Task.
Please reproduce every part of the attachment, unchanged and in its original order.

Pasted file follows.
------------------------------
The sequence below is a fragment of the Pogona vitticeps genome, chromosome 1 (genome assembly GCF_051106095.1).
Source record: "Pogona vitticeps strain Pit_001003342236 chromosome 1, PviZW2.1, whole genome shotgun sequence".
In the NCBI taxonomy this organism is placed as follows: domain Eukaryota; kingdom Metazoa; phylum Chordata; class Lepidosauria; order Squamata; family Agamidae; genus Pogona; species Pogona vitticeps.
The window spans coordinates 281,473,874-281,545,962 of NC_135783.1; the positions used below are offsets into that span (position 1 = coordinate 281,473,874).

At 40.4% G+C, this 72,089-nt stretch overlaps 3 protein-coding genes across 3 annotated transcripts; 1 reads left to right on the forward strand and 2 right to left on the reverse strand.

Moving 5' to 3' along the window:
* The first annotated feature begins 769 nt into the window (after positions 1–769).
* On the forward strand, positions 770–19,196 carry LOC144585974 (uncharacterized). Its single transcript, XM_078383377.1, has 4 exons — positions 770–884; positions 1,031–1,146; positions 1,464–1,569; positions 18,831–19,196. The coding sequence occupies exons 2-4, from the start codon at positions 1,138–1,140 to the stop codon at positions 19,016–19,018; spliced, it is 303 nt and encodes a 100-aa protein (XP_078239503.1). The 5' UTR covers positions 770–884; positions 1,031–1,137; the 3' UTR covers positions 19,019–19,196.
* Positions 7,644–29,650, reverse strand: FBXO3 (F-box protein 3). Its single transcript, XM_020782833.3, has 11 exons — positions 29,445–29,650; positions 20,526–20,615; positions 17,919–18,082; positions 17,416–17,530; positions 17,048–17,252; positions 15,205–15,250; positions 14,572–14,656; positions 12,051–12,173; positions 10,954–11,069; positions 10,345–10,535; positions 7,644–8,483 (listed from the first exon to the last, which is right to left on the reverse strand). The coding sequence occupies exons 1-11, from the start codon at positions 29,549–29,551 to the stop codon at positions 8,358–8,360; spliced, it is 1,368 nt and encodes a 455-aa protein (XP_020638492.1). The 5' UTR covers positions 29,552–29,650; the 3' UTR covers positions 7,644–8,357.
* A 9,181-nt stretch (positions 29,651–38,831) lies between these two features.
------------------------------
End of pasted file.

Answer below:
The sequence below is a fragment of the Pogona vitticeps genome, chromosome 1 (genome assembly GCF_051106095.1).
Source record: "Pogona vitticeps strain Pit_001003342236 chromosome 1, PviZW2.1, whole genome shotgun sequence".
In the NCBI taxonomy this organism is placed as follows: domain Eukaryota; kingdom Metazoa; phylum Chordata; class Lepidosauria; order Squamata; family Agamidae; genus Pogona; species Pogona vitticeps.
The window spans coordinates 281,473,874-281,545,962 of NC_135783.1; the positions used below are offsets into that span (position 1 = coordinate 281,473,874).

At 40.4% G+C, this 72,089-nt stretch overlaps 3 protein-coding genes across 3 annotated transcripts; 1 reads left to right on the forward strand and 2 right to left on the reverse strand.

Moving 5' to 3' along the window:
* The first annotated feature begins 769 nt into the window (after positions 1–769).
* On the forward strand, positions 770–19,196 carry LOC144585974 (uncharacterized). Its single transcript, XM_078383377.1, has 4 exons — positions 770–884; positions 1,031–1,146; positions 1,464–1,569; positions 18,831–19,196. The coding sequence occupies exons 2-4, from the start codon at positions 1,138–1,140 to the stop codon at positions 19,016–19,018; spliced, it is 303 nt and encodes a 100-aa protein (XP_078239503.1). The 5' UTR covers positions 770–884; positions 1,031–1,137; the 3' UTR covers positions 19,019–19,196.
* Positions 7,644–29,650, reverse strand: FBXO3 (F-box protein 3). Its single transcript, XM_020782833.3, has 11 exons — positions 29,445–29,650; positions 20,526–20,615; positions 17,919–18,082; positions 17,416–17,530; positions 17,048–17,252; positions 15,205–15,250; positions 14,572–14,656; positions 12,051–12,173; positions 10,954–11,069; positions 10,345–10,535; positions 7,644–8,483 (listed from the first exon to the last, which is right to left on the reverse strand). The coding sequence occupies exons 1-11, from the start codon at positions 29,549–29,551 to the stop codon at positions 8,358–8,360; spliced, it is 1,368 nt and encodes a 455-aa protein (XP_020638492.1). The 5' UTR covers positions 29,552–29,650; the 3' UTR covers positions 7,644–8,357.
* A 9,181-nt stretch (positions 29,651–38,831) lies between these two features.